A zombie football player that knocks you on your ass every opportunity he gets. A pinup zombie resembling Marilyn Monroe that likes to jump about, and another female zombie that can’t stop burping out some horrible green gas! I’ve also met a couple of NPC characters, all of which are funny and interesting dialogue with Vinnie. The game is lots of fun, plays great, looks great and sounds great, and it arrives on XBONE as strongly as it hit PC.

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Tl:dr – Guns, Gore & Cannoli is now available on a number of game consoles and it’s no shoddy port. It’s clear the Crazy Monkey put time and effort into ensuring quality across the board, and the XBONE version is just as good as its PC counterpart. At £7.99 (or your regional equivalent) there’s no reason why you shouldn’t have this title on your XBOX. Get it downloaded!

Rating – 9.5 (again!)

Purchase – XBONE £7.99 or your regional equivalent | PC/Steam £6.99/$9.99

Trailer –

Let’s talk about … – Sol Trader is back on Kickstarter

Earlier in the year we covered Sol Trader, an in-depth space sim from Chris Parsons. If you missed that article you can check it out here. After the first Kickstart fell short of its target, raising £9,251/£20,000, Sol Trader is back with a second Kickstarter campaign, this time only looking for half the original goal, £10,000.

We had a quick play of Sol Trader when the first Kickstarter launched, and one of the things we loved was the depth of gameplay and the social aspects of gameplay: it seems we weren’t alone. After feedback from both players and industry, gameplay has been re-written to place even greater emphasis on these features. There’s also been lots of work put into the graphics, so the game is prettier than ever.

To coincide with the new Kickstarter, a fresh demo is available showing the current state of the game. Bear in mind, some features promised in the Kickstarter are not yet available.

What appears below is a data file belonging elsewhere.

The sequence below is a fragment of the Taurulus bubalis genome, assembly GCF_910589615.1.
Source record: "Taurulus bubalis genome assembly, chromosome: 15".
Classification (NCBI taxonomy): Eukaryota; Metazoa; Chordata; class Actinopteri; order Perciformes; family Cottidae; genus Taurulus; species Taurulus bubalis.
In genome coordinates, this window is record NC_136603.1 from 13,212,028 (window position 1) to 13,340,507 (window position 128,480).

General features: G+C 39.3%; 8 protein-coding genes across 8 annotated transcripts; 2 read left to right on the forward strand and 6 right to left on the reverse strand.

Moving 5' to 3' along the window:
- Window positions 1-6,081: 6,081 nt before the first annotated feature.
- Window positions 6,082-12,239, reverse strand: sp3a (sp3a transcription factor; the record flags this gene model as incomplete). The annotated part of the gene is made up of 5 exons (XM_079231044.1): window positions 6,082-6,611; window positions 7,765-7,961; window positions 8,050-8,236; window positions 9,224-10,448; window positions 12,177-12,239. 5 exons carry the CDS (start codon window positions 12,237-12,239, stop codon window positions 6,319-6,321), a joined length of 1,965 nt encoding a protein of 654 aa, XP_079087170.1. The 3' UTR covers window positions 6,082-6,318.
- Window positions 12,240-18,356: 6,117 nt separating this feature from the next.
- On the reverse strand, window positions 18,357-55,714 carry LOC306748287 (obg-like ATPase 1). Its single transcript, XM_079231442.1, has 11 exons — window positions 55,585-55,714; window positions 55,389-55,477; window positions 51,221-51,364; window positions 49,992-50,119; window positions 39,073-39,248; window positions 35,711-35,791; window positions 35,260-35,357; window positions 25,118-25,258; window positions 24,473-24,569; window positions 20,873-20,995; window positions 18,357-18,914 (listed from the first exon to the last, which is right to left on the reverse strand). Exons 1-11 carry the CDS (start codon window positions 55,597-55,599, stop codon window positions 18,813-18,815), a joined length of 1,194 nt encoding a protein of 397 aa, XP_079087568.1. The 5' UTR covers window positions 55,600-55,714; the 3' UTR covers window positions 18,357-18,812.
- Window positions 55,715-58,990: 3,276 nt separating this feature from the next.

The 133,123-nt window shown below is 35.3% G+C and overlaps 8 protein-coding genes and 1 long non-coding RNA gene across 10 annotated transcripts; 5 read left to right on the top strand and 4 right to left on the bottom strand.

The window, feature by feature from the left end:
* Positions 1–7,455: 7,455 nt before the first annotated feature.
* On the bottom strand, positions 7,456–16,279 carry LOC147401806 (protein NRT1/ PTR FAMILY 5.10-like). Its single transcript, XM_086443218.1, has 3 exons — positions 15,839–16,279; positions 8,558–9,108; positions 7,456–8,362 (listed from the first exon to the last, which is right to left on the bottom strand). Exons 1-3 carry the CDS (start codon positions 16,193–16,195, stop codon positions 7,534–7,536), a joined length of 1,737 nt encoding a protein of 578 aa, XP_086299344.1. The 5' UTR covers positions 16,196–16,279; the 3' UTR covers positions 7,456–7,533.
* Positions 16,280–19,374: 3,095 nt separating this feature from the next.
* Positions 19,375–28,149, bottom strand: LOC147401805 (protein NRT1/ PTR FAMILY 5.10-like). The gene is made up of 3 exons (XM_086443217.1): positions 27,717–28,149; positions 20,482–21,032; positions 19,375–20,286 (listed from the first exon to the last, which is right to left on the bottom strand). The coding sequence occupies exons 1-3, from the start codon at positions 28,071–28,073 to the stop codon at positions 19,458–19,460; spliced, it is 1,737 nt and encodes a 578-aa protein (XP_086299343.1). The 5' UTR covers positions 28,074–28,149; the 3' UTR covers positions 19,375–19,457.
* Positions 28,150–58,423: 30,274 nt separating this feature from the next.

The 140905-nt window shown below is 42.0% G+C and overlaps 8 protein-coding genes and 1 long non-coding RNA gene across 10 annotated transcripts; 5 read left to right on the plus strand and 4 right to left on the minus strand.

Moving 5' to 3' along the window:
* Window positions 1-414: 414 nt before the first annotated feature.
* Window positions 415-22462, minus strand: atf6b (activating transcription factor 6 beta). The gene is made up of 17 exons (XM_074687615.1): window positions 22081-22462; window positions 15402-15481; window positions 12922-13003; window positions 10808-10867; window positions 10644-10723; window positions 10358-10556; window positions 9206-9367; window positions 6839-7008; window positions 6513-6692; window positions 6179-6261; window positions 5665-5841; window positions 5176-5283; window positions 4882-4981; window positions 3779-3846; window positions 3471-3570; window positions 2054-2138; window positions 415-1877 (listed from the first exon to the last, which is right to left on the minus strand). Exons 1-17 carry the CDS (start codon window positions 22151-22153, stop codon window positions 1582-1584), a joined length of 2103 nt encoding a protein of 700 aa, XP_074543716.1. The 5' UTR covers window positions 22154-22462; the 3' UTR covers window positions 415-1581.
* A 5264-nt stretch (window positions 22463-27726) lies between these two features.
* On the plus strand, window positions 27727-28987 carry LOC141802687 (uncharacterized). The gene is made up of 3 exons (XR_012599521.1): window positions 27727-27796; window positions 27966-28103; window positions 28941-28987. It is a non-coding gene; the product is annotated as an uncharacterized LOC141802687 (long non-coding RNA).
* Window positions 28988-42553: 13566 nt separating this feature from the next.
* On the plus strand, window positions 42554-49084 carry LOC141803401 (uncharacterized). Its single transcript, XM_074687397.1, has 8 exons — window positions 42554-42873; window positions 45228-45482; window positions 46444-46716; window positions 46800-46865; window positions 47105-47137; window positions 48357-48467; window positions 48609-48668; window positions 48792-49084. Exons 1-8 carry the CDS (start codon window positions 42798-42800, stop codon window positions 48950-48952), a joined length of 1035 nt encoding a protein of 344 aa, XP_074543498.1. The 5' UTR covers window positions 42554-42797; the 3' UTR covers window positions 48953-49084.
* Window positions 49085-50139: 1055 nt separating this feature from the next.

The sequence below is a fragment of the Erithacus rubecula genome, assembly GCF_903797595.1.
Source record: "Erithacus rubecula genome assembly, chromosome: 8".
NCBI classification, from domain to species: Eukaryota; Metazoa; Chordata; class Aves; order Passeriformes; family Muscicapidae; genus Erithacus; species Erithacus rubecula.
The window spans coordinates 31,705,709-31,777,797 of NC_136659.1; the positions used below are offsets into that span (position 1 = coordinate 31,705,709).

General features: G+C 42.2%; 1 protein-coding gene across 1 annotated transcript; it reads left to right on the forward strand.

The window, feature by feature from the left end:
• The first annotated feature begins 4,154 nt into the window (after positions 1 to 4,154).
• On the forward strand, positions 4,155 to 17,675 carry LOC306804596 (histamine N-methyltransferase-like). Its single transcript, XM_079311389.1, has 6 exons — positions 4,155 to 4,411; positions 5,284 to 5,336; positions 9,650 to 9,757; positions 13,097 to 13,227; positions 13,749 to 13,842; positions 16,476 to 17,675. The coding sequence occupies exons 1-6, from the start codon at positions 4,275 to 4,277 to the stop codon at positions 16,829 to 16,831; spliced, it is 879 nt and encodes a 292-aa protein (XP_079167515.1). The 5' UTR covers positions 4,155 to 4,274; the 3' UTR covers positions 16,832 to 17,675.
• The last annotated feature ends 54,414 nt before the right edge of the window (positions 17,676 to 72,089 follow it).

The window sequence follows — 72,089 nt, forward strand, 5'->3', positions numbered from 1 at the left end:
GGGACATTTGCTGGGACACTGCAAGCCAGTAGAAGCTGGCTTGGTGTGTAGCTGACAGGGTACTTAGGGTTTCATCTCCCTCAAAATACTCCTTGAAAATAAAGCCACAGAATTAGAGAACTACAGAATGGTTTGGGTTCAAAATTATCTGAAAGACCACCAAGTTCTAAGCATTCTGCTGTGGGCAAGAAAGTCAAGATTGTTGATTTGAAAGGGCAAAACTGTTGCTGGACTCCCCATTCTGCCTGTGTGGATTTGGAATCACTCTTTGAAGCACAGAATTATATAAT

Here’s a full feature list taken from the Kickstarter page:

  • Single-player combination of arcade 2D spaceflight and strategic manipulation of your network of contacts
  • Run missions using your family and friends’ connections to government or business
  • No ship given to you at game start: you must take a loan and hire a ship, or borrow one from a wealthy relative
  • Fly between planets, interacting with the various characters you come across in cities and in space
  • Research information on other characters through chatting to friends and relatives
  • Customise your ship with lasers, passenger quarters, shields, bolt weapons, missiles and scanners (coming soon)
  • Blackmail others with the information you find, or sell it to the press (coming soon)
  • Trade goods for profit
  • Procedural generation of a whole society of thousands of random characters
  • Start every new game from your character’s birth
  • Choose your parents and all your major life choices as you grow up
  • Your choices determine your personality and your friends, relatives and enemies
  • Full modding support: change all the organisations, events, weapons, planets, ships, conversations and tutorial system.
  • Windows, Mac and Linux at launch
  • Already greenlit on Steam

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We liked what we played of Sol Trader, and will be picking up the new demo soon! It was also Greenlit earlier this year, so there’s certainly the audience, it just needs a little help getting across the finish line. Head to the Kickstarter to show your support, or visit the official website for more information on the game.